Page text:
On April 22, 1910, Census Enumerator Joseph Levy walked down North Fifth Street in Philadelphia’s 16th Ward to record the names and other pertinent details of the street’s inhabitants for the 13th Census of the United States.  For the most part, the street’s residents were German immigrants – with a few Austrians and Russians in the mix.  A few had children born in Pennsylvania – probably the first Americans in their families.  They worked in what, today, we would probably consider blue collar jobs – bakeries, breweries, factories, stables, and shops.  Husbands – if there were husbands – were the heads of extended families that oftentimes included assorted siblings, cousins, or mothers-in-law who were newly arrived in the country and bunked in with already established relatives.  (And now we know the origin of mother-in-law jokes!)  The stories and experiences on this street were probably the same block after block after block in every city that attracted immigrants.   

The story of the 349th family that Levy visited on his rounds of Enumeration District 255 is only special because it is the story of our family.

Come through the doors of 951 North Fifth Street and meet the Wissmanns – as recorded by Mr. Levy.

The head of 951 North Fifth Street was Mathilda Wissmann, a 36 year old white female.  She was a widow – did she tell Mr. Levy that her husband passed away the previous June?  She was a mother of three children – all three still living, which was probably quite a feat in 1910.  She was born in Germany as were her father and her mother and her two older children - her sons with whom she had immigrated to the United States in 1906.  She could speak English and read and write as well.  She was a retail merchant of her “own account” and sold cigars – the pay from which probably went to pay the rent on the property. 

Mathilda’s children are listed next – 8 year old Alfred, 6 year old Alphonse, and their American born sister, 2 year old Anna.  Only Alfred was old enough to be in school – perhaps he was enrolled in the nearby Catholic school.  At this point, the children are still in Mathilda’s household…but in time, she will be forced to put them in a children’s home while she tries to find work in order to support her family.  But in April 1910, the Wissmann family is, luckily, still together.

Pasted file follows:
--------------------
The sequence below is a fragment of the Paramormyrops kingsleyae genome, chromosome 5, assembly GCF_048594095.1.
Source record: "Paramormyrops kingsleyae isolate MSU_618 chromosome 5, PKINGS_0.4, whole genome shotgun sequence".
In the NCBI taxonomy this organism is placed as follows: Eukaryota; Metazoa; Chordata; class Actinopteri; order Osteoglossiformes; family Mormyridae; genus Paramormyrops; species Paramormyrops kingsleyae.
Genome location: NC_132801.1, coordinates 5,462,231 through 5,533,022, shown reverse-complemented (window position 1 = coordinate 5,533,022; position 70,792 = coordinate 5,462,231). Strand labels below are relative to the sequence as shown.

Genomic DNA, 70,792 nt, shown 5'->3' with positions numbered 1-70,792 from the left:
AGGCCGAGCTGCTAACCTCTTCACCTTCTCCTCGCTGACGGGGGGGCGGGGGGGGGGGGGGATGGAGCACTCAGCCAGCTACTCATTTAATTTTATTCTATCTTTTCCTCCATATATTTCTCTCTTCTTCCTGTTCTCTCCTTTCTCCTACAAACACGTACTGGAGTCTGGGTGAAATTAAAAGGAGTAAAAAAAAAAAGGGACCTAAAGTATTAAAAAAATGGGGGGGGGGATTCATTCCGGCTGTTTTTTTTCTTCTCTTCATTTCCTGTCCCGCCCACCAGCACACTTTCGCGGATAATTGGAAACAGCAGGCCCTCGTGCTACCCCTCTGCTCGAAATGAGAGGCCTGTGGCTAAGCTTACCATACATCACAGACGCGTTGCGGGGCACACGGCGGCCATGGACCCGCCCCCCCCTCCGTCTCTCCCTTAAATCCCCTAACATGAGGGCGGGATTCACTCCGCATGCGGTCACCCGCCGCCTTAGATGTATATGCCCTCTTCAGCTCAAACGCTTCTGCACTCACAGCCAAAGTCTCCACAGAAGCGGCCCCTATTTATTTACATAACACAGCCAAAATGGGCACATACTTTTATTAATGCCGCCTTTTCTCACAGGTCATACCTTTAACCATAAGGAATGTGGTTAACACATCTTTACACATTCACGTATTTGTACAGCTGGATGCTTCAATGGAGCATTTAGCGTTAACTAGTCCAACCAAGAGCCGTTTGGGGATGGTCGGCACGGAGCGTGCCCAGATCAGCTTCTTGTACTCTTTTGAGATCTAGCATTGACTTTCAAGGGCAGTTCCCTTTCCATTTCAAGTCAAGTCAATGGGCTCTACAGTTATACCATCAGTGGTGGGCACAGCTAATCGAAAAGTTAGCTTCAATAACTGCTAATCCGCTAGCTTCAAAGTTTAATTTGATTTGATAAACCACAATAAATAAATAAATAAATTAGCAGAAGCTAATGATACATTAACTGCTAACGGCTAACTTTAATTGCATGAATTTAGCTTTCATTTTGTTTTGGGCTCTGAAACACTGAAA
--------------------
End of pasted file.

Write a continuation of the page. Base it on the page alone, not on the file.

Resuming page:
And they aren’t alone.  Like so many extended immigrant families – the Wissmanns live with relatives – Mathilda’s younger brothers, 22 and 24 year old Alfred and Edmond.  Alfred immigrated to the United States with Mathilda and Ludwig Wissmann in 1906, but Edmond was newly arrived to the country, having arrived in 1909.  The single brothers were both engineers at breweries – perhaps one of the many breweries on Girard Avenue that led to the area becoming known as Brewerytown.  Neither brother had been out of work during 1909 nor were they out of work on April 15, 1910.  While Alfred could speak English, Edmond spoke German – perhaps he was still trying to get the hang of the language in this new country.   

The house’s occupants also included 30 year old Godfried Abt, a Swiss boarder who was a boiler maker in a boiler factory (proving that our connection to the HVAC industry goes way, way back!)  A pair of German widows, 58 year old Pauline Dismark and 54 year old Bertha Remack, also lodged at the home.  Both were seamstresses and made clothing.  Finally, there was Fuconia Kreizer, a 50 year old single female who was finisher at a button factory – and the only non-immigrant (besides little Anna!) in the home.  That rounded out the residents of 951 North Fifth Street.   

Having filled out his ledger sheet with all of the information for the people living at 951 North Fifth Street, it was time for Mr. Levy to move on to the 350th house in his enumeration district.

How much do circumstances and situations change in 10 years?  Well, we’ll just have to wait for the 1920 Census to find out.


(Apologies for the small image!  I'll try to reupload tomorrow!)
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Image via ancestry.com
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Comments

Helen Knuttel
04/08/2013 2:39pm

Wow!! Very interesting history!! I never even heard of Edmond Horn. Guess there's a lot we don't know.

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